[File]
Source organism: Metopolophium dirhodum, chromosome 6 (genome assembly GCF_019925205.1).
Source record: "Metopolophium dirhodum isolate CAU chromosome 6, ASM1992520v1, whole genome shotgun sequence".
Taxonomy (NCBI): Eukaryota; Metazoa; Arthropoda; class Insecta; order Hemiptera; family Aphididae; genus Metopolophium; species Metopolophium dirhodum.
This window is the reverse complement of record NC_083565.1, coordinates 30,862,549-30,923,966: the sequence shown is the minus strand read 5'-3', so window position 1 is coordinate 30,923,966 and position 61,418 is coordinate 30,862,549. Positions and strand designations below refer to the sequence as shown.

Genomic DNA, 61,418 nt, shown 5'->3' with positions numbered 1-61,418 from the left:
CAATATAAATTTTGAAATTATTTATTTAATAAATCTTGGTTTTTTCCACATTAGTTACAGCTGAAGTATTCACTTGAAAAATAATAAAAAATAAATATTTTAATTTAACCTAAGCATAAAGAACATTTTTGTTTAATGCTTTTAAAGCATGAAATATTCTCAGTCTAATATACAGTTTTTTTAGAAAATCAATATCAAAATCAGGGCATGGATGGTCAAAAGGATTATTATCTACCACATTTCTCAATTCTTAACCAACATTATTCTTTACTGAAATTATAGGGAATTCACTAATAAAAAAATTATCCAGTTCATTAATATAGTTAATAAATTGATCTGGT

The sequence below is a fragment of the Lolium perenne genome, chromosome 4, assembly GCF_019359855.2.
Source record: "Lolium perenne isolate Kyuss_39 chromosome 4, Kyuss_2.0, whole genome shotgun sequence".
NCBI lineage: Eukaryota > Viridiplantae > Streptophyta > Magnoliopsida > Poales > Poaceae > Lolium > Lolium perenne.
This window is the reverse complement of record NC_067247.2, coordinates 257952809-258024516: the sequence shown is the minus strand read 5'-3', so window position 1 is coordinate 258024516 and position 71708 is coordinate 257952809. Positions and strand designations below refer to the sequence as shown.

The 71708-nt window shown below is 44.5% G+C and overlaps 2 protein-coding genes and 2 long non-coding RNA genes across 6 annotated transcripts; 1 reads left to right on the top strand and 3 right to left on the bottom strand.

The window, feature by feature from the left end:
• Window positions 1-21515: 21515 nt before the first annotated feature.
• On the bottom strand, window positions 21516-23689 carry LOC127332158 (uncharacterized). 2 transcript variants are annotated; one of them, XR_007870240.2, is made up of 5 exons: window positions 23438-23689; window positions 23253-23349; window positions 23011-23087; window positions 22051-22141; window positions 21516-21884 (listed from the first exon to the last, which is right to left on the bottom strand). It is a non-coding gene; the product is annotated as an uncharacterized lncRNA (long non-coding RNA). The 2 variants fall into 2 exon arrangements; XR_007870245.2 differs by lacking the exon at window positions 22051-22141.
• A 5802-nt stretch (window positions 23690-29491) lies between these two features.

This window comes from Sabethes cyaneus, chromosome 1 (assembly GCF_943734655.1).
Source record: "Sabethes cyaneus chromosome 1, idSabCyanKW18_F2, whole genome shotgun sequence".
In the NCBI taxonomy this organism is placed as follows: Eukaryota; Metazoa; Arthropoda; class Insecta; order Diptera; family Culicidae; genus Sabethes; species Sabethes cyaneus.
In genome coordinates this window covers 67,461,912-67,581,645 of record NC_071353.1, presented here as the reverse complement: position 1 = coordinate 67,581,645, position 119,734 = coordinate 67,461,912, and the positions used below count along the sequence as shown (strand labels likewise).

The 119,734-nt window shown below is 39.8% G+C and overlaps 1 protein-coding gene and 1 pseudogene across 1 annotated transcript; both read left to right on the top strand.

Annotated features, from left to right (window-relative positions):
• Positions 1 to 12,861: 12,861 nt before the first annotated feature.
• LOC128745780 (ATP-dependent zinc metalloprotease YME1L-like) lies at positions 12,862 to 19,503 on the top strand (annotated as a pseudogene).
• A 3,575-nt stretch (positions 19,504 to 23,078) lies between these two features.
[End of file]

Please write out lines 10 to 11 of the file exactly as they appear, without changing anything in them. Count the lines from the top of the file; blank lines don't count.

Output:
This window is the reverse complement of record NC_067247.2, coordinates 257952809-258024516: the sequence shown is the minus strand read 5'-3', so window position 1 is coordinate 258024516 and position 71708 is coordinate 257952809. Positions and strand designations below refer to the sequence as shown.

The 71708-nt window shown below is 44.5% G+C and overlaps 2 protein-coding genes and 2 long non-coding RNA genes across 6 annotated transcripts; 1 reads left to right on the top strand and 3 right to left on the bottom strand.